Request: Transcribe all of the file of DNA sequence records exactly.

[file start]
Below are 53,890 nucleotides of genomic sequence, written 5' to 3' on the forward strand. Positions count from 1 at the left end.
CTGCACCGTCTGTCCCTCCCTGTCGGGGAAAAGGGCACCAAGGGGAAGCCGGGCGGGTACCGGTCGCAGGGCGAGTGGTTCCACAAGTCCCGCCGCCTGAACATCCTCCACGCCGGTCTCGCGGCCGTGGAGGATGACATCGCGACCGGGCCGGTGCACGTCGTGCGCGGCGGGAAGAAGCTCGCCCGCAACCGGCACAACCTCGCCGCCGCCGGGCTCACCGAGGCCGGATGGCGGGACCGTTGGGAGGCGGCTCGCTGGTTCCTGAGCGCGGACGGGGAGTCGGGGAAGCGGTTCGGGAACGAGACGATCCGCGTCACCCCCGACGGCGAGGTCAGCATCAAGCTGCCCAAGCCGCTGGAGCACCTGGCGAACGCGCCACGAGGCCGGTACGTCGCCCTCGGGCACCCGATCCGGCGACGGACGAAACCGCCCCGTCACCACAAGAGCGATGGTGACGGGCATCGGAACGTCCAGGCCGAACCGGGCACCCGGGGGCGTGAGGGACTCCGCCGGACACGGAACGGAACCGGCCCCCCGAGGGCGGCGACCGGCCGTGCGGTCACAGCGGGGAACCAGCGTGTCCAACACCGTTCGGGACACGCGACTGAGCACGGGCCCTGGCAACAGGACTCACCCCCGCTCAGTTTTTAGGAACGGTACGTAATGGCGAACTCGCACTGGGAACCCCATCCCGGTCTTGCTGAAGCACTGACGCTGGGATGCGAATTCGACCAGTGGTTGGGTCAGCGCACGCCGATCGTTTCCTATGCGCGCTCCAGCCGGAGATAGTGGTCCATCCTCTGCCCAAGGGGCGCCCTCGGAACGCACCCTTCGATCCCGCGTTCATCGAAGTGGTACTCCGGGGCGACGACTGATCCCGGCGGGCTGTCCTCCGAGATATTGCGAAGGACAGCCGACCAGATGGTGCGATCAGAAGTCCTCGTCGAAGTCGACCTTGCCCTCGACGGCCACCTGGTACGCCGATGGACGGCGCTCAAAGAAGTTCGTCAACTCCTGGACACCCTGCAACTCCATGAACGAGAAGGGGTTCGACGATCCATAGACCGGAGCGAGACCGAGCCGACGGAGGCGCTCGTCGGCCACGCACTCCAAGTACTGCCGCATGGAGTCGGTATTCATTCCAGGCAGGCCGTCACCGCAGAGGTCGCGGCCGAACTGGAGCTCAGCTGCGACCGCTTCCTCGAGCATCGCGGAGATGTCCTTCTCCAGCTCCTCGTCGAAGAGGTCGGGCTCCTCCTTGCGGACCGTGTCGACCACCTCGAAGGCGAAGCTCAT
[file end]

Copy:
Below are 53,890 nucleotides of genomic sequence, written 5' to 3' on the forward strand. Positions count from 1 at the left end.
CTGCACCGTCTGTCCCTCCCTGTCGGGGAAAAGGGCACCAAGGGGAAGCCGGGCGGGTACCGGTCGCAGGGCGAGTGGTTCCACAAGTCCCGCCGCCTGAACATCCTCCACGCCGGTCTCGCGGCCGTGGAGGATGACATCGCGACCGGGCCGGTGCACGTCGTGCGCGGCGGGAAGAAGCTCGCCCGCAACCGGCACAACCTCGCCGCCGCCGGGCTCACCGAGGCCGGATGGCGGGACCGTTGGGAGGCGGCTCGCTGGTTCCTGAGCGCGGACGGGGAGTCGGGGAAGCGGTTCGGGAACGAGACGATCCGCGTCACCCCCGACGGCGAGGTCAGCATCAAGCTGCCCAAGCCGCTGGAGCACCTGGCGAACGCGCCACGAGGCCGGTACGTCGCCCTCGGGCACCCGATCCGGCGACGGACGAAACCGCCCCGTCACCACAAGAGCGATGGTGACGGGCATCGGAACGTCCAGGCCGAACCGGGCACCCGGGGGCGTGAGGGACTCCGCCGGACACGGAACGGAACCGGCCCCCCGAGGGCGGCGACCGGCCGTGCGGTCACAGCGGGGAACCAGCGTGTCCAACACCGTTCGGGACACGCGACTGAGCACGGGCCCTGGCAACAGGACTCACCCCCGCTCAGTTTTTAGGAACGGTACGTAATGGCGAACTCGCACTGGGAACCCCATCCCGGTCTTGCTGAAGCACTGACGCTGGGATGCGAATTCGACCAGTGGTTGGGTCAGCGCACGCCGATCGTTTCCTATGCGCGCTCCAGCCGGAGATAGTGGTCCATCCTCTGCCCAAGGGGCGCCCTCGGAACGCACCCTTCGATCCCGCGTTCATCGAAGTGGTACTCCGGGGCGACGACTGATCCCGGCGGGCTGTCCTCCGAGATATTGCGAAGGACAGCCGACCAGATGGTGCGATCAGAAGTCCTCGTCGAAGTCGACCTTGCCCTCGACGGCCACCTGGTACGCCGATGGACGGCGCTCAAAGAAGTTCGTCAACTCCTGGACACCCTGCAACTCCATGAACGAGAAGGGGTTCGACGATCCATAGACCGGAGCGAGACCGAGCCGACGGAGGCGCTCGTCGGCCACGCACTCCAAGTACTGCCGCATGGAGTCGGTATTCATTCCAGGCAGGCCGTCACCGCAGAGGTCGCGGCCGAACTGGAGCTCAGCTGCGACCGCTTCCTCGAGCATCGCGGAGATGTCCTTCTCCAGCTCCTCGTCGAAGAGGTCGGGCTCCTCCTTGCGGACCGTGTCGACCACCTCGAAGGCGAAGCTCAT